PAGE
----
Hamilton County

Sgt. Howard B. Boston




Sgt. Howard Boston of This City Wiped Out Gun ‘Nest’.

(This story was received by the Freeman-Journal direct from headquarters, communications zone, European theater of operations of the U. S. army and passed by censor.)

The 11th General Hospital, England—Struck in the chin by a machine gun bullet as he was helping to drive a German machine gun squad out of a house near Bastogne, Belgium, Sgt. Howard B. Boston, 23, of Webster City, Iowa, is now recovering at this United States army general hospital in England.

Although his chin was broken by the bullet, Sgt. Boston kept on fighting with the other three men until the house was cleared and the machine gun nest was wiped out. He wears the combat infantry badge and has been awarded the purple heart.

“Three of the boys and I were approaching this house across a field,” recalled the infantryman. “Inside was a Jerry machine gun crew and a couple of snipers. I was shot when I was about halfway across the field. The other three men kept the Jerries busy while I worked my way nearer the house and finally got into a position where I could pick off the Jerries. I went back to the aid station later on. I was operated on at an evacuation hospital and was then flown here from Paris.”

After graduating from the Webster City high school in 1936, Sgt. Boston worked for the Thompson Construction company in Waterloo, Iowa. He entered the army in February, 1944. His parents, Mr. and Mrs. Walter A. Boston, live on route 3, Webster City. His wife, Ardis, and their two children, Robert, 5, and Rita K., 2, live in Webster City.

“Sgt. Boston is well on the road to recovery,” said First Lieutenant Harry A. Appel, of Chicago, Ill., his ward surgeon.” He will soon be ready to return to duty.”

Source: Daily Freeman Journal, Webster City, IA - Feb. 26, 1945

Two Americans Die in Attack By Terrorist
Capt. Howard Boston Hurt; Flown to Manila For Treatment

Captain Howard Boston, 38, of Webster City was wounded Wednesday evening when a Communist terrorist slipped into an American military billet 20 miles north of Saigon, Viet Nam, and exploded a bomb which killed two U. S. military advisors, himself and three South Vietnamese.

According to an Associated Press dispatch from Saigon, Captain Boston was not seriously injured and had been flown to Clark Field at Manila, Philippines, for medical treatment.

Captain Boston, a veteran of 14 years with the U.S. Army, is on a 12-month tour of duty in Saigon as an artillery officer. His wife said this morning that she had not been officially notified of the incident until contacted by the Associated Press.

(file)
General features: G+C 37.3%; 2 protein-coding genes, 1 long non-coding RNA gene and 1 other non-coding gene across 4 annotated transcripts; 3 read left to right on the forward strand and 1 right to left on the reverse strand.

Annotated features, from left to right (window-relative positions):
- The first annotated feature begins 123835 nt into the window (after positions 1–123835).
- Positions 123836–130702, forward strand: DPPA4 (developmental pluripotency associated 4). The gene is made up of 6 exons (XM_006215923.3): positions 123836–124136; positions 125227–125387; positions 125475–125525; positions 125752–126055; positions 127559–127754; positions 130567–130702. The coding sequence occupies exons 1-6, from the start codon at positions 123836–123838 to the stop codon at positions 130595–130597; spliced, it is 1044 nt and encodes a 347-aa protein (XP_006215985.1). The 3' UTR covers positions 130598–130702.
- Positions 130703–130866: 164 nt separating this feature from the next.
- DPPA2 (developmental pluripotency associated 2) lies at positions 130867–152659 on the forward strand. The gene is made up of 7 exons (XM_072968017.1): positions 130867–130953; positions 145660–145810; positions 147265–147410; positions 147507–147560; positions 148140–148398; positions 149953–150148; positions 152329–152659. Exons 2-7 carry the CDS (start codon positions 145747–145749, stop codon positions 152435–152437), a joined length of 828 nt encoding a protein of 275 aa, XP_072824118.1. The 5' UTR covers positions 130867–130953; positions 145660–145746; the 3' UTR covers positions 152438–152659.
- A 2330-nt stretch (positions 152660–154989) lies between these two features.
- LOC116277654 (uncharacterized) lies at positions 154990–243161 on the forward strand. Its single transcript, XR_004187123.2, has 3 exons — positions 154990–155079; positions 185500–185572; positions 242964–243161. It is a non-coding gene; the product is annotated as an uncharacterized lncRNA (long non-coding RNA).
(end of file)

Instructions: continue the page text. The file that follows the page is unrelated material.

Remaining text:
She said that she was full of fear when first notified of the wounding of her husband, a feeling she had experienced before when word was received during World War II that a sniper’s bullet had wounded the Webster City serviceman during the Battle of the Bulge in France….

Captain Boston is the son of Mr. and Mrs. Walter Boston, now residing at Blairsburg. His wife is the former Ardys Hupp of Webster City, and they are the parents of five children: Robert, 19, student at Iowa State University in Ames; Rita, 16; Mary Beth, 9; Carolyn Sue, 9, and Frances, 6, all at home with mother on West James St., Webster City.

Capt. Boston joined the army early in 1943, served in Europe during World War II and was wounded by sniper’s bullet in Battle of the Bulge.

After the war he was assigned to recruiting duty in Wright county, then served two years with army reserve unit at Fort Dodge, then was transferred to Fort Carson, Colo., and Camp Atterbury, N. J., before going to Germany with his family in 1952.

After returning from Germany in 1955, he was an ROTA instructor at Loras Academy at Dubuque, then served at Fort Sill, Okla., and Fort Carson, Colo., before sailing June 22 for Viet Nam.

Source: Daily Freeman Journal, July 9, 1959


Howard Bernard Boston was born Feb. 6, 1922 to Walter A. and Margaret E. Welty Boston. He died May 13, 1994 and is buried in Saint Mary’s Cemetery, Williams, IA.

Sources: Daily Freeman Journal and ancestry.com